Wednesday, August 24, 2011

What I missed: The Antique Airplane Club of Greater New York annual Fly-In (2011)

You want to tell God a joke? Make a plan.

I had every intention of flying the Cub north from NC to NY for the Fly-In at Bayport Aerodrome, then life got in the way. Gino called me from the Sheep Shagger Baaa, where the airplane and hangar keys are locked away for the night and merriment abounds. I talked to Bill and Bill and heard many serious discussions of aviation engineering, aerodynamics, and physics in the background, mostly pertaining to the results of bomb drops and spot landings, punctuated by laughter. Oh, how I miss these great people. I missed the Plane Janes, too, but you don’t have to.

Order a calendar!

2011 Fly in - flyer

There were great airplanes:

2011 Fly in - 2 2011 Fly in - 1 2011 Fly in - 4

Ace’s N3N is always a big hit. The big Wright engine, the collection of leftover blimp parts…..

2011 Fly in - 6 2011 Fly in - 11 Talmage Bird

Bill’s Brunner-Winkle Bird was joined by two others – a rarity in itself, you seldom see three in one place (The pic of the red airplane  is from the Cradle of Aviation web site, but it was there).

2011 Fly in - 15 2011 Fly in - 7 IMAGE_00052

And what would a fly-in be without Stearmans?

2011 Fly in - 12 2011 Fly in - 18

…Or the iconic Piper Cub?


2011 Fly in - 3 2011 Fly in - 9 2011 Fly in - 20

Feeling their way to the stripe in the spot landing contest …

2011 Fly in - 5

And always a committee to grade the landings ….

2011 Fly in - 14 2011 Fly in - 13

Stu in the Auster and Steve in the Fleet … you don’t see these every day except at Bayport.

2011 Fly in - 19 2011 Fly in - 17 2011 Fly in - 10

Airplanes snugged down for the night …

Thanks (& a tip of the hat) to Annemarie and Stuart for the great pictures.


See you next year!

Monday, August 22, 2011

The Walter Mitty Cub, or Armchair Flying

Oh, how I love an adventure! Last summer I looked at a Piper Cub trip from Washington State to North Carolina and thought it would be the flight of a lifetime (which it would have been) but timing, that fickle quash, overrode my plans. The Bonanza had to go first and on the other end the Cub had to go so it became a race to the sale and the Cub won. Dang it. The Bonanza eventually sold (see February’s post) but it was too late for this participant. I found another Cub near my own backyard but the allure of flying through the high mountains of the west still strikes a chord in me.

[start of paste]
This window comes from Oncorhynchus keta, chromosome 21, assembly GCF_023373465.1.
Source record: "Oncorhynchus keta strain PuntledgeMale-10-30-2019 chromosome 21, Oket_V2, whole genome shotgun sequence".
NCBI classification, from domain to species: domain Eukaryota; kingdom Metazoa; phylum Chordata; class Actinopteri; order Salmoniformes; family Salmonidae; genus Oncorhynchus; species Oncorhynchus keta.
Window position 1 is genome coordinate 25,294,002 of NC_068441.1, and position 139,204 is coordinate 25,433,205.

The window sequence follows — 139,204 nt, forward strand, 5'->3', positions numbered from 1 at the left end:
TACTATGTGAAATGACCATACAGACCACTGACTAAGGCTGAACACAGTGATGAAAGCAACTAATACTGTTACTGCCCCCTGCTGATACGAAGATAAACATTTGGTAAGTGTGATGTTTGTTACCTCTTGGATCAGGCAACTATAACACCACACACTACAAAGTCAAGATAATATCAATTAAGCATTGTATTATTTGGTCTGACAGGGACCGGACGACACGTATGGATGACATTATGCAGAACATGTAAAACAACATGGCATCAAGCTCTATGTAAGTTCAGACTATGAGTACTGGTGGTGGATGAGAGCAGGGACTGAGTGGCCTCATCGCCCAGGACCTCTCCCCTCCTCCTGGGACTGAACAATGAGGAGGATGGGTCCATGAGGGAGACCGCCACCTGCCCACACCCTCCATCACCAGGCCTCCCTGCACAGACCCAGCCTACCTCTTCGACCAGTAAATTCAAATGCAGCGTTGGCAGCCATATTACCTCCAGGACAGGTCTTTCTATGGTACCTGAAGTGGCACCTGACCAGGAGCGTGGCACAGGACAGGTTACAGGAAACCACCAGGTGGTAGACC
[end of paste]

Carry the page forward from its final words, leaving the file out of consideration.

Enter the internet and a website for Cub enthusiasts and wishful thinkers at . There is a forum thereon called “Cub Talk”, which is open to general discussion of all things Cub-related and where a younger-than-me United Airlines captain opened up a thread that became one of the longer ones on the site. The “New Boy Buying J3” led not only to his finding a fine airplane but to his embarkation upon a four-day trip from Lincoln NE to Southern California.

Chart J3 

This doesn’t give all the zigs and zags of his route, but you get the general idea. His destination wasn’t Palm Springs, either, but it’s close. The straight line flight would have been just over 1,000 miles; the route he had to take to wind through the mountains and to stay near highways across the desert ended up nearly 1,400 miles. Lucky guy (obviously the beneficiary of airline luck), he had tailwinds a lot of the way! I never have tailwinds.

chart SPOT

With today’s satellite technology and a nifty little hand-held device sending sparks to space and back, we were able to track the progress of the flight all the way from Lincoln to his home field. The gadget sent his position every 10 minutes and with a little interpretation you can tell he stopped for fuel between position 38 and position 44, at Buckeye AZ, just west of Phoenix. To add a little more realism, I pulled up Google Earth and traced the route over satellite pictures of the terrain. I can’t wait to see his pictures.

My wife tells me I’m nuts for watching NASCAR races but I haven’t seen a race yet that has captured my imagination like this flight in a little yellow airplane.

Maybe next year.